The simple effectiveness of the Plate Method

The problem nagged me. Several years ago, I racked my brain about how to present healthy eating as simply as possible. The problem wasn’t so easy to solve as I considered the Food Guide Pyramid,”exchanges,” and counting grams of this or that. Each approach seemed too time-consuming for real, busy people. Then I came across the The New American Plate, a method developed by the American Institute for Cancer Research in 2000. Wow, I loved its simplicity and the fact it was visually appealing! Moved by my first impressions, I decided to dig deeper, looking for results of its effectiveness. I was excited by what I found. When it came to weight loss and diabetes control, the plate method has proven to be as effective as calorie counting and other complicated methods of meal planning.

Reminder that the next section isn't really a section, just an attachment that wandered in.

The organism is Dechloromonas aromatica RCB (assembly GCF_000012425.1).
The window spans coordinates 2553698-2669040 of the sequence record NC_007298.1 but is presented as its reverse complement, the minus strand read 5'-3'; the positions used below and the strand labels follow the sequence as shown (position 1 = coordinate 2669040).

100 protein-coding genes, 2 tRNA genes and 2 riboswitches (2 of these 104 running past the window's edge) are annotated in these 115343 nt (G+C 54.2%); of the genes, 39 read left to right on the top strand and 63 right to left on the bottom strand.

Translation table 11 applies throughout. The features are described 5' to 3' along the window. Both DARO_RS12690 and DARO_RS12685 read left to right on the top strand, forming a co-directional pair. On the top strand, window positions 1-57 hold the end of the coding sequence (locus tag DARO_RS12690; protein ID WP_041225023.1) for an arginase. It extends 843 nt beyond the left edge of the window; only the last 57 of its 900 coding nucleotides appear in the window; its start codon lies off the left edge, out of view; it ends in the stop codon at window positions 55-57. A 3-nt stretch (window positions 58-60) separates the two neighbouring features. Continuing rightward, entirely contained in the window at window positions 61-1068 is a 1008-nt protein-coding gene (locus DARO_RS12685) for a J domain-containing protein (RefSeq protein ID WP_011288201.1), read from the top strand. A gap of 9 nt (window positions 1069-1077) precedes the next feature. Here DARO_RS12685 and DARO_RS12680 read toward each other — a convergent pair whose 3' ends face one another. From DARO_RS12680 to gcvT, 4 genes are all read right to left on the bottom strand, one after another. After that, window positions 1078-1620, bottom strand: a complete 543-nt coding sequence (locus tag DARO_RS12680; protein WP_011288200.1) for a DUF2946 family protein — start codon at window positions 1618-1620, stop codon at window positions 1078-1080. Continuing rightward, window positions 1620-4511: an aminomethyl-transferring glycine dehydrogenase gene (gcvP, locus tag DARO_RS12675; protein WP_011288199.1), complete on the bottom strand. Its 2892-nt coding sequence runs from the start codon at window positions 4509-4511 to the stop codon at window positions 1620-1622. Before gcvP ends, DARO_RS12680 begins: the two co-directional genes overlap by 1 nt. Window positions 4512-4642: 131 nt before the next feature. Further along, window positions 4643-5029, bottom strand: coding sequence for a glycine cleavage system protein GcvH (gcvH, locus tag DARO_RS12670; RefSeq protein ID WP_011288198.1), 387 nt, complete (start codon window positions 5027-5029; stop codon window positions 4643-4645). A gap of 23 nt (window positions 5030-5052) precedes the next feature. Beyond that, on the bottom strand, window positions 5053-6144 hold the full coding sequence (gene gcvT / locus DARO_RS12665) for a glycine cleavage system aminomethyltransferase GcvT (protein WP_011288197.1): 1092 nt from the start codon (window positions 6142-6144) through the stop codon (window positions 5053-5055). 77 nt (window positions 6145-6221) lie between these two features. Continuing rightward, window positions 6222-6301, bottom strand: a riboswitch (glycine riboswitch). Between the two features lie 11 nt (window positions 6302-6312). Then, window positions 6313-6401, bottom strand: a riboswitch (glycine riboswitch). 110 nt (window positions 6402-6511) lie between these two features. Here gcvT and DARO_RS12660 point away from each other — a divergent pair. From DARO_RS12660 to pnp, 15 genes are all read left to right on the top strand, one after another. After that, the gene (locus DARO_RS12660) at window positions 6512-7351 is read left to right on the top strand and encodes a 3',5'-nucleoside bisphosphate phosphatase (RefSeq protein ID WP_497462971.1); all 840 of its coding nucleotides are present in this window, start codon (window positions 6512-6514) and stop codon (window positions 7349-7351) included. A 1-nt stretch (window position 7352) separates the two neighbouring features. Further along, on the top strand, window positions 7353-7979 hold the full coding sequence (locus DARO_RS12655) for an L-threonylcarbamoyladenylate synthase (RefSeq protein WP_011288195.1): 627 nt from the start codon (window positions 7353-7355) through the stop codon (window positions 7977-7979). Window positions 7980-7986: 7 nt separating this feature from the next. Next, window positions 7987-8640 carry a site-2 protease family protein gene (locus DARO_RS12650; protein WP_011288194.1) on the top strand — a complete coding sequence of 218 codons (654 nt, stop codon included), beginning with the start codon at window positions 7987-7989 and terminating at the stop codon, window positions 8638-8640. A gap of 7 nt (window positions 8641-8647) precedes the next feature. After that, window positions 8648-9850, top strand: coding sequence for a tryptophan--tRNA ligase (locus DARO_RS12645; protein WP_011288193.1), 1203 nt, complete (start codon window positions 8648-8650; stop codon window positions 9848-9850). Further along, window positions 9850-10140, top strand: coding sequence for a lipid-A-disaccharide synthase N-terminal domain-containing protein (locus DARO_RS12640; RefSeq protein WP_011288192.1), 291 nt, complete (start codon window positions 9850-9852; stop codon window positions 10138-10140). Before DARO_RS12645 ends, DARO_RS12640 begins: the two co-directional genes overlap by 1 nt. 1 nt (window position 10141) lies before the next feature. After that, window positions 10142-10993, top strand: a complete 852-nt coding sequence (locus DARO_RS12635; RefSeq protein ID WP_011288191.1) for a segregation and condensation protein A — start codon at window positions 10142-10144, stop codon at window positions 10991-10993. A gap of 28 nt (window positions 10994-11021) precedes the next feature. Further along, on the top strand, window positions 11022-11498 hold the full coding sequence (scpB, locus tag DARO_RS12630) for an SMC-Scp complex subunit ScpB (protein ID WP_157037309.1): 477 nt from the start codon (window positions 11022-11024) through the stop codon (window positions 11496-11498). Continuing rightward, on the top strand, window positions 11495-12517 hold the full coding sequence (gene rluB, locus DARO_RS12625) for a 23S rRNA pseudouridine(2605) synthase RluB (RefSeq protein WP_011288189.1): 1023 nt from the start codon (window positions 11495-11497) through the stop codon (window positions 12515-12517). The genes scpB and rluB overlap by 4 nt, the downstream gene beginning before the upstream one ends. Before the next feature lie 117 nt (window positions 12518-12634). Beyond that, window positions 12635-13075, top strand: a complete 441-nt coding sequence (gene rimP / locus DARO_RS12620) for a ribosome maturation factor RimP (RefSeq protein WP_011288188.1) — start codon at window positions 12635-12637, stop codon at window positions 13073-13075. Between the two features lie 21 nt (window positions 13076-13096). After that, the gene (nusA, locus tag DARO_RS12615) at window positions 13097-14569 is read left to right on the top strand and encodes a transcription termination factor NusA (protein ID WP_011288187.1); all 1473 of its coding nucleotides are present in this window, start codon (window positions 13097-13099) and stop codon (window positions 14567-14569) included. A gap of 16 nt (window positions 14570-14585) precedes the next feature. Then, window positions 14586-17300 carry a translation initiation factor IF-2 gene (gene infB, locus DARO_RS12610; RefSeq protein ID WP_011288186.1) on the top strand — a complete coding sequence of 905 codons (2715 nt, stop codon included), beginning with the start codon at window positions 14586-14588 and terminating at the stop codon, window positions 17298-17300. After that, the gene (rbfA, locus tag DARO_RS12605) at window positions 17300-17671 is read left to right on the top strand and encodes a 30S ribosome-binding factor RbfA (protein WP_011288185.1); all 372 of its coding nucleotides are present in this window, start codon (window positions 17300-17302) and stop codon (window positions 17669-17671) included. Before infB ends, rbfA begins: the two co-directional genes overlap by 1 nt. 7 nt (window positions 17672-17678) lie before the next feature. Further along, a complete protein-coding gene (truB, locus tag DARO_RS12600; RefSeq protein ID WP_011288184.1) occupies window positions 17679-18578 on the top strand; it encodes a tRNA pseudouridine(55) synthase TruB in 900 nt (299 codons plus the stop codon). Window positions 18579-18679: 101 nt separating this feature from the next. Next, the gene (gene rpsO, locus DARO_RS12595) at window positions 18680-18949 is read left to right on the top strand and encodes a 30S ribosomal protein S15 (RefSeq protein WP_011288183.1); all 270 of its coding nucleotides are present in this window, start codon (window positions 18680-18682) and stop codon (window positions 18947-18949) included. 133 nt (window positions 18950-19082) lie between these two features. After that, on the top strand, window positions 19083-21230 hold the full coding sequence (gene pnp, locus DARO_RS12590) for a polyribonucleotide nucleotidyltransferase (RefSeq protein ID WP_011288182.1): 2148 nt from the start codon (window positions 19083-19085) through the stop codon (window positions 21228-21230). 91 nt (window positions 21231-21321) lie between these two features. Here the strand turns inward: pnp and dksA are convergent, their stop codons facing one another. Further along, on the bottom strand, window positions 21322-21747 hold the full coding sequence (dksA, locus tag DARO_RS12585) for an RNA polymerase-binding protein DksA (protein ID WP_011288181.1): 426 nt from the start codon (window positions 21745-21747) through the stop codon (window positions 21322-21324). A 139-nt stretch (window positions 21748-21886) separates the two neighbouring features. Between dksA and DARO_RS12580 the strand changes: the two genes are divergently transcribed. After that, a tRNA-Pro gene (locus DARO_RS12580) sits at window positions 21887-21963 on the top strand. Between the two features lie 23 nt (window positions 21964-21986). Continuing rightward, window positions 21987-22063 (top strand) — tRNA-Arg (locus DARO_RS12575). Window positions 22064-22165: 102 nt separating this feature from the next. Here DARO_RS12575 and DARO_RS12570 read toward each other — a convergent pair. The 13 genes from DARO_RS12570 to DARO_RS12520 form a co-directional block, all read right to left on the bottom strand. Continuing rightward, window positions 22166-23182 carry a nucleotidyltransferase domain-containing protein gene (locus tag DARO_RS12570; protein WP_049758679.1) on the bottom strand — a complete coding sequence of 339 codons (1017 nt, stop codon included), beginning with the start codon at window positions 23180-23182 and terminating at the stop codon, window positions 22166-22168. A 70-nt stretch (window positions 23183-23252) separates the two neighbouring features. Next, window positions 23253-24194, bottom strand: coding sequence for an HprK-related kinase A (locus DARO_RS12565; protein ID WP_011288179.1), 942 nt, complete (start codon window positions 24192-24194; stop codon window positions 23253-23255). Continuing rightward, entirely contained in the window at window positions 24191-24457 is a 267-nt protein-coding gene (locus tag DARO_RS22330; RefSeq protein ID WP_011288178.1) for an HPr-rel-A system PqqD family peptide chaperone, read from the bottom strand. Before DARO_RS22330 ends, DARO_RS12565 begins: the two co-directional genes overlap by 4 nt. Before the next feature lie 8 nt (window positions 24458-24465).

Aside from research, anecdotal evidence abounded. The same week I discovered the plate method, I met with a client who further solidified my opinion. She started our session by saying, “I’ve already lost 10 pounds.” I said, “Great! How did you do it?” She told me she had simply followed the plate method, and the pounds had come off with no suffering, little brain energy and no counting.! I was sold.

The simplicity of the plate method is deceiving, because there is actually a lot to it. It incorporates satisfaction, variety, portion control and balance. Still, it is easy to get  started: Simply follow the picture to use the plate method. Start with an 8- to 9-inch-diameter plate. Fill half of the plate with non-starchy vegetables such as salad, broccoli, carrots, asparagus, onions, mushrooms, etc. Fill ¼ of the plate with lean protein and the other ¼ with whole-grain starch such as brown rice or whole-grain noodles. Add 1 to 2 teaspoons of healthy fat such as olive oil, and enjoy!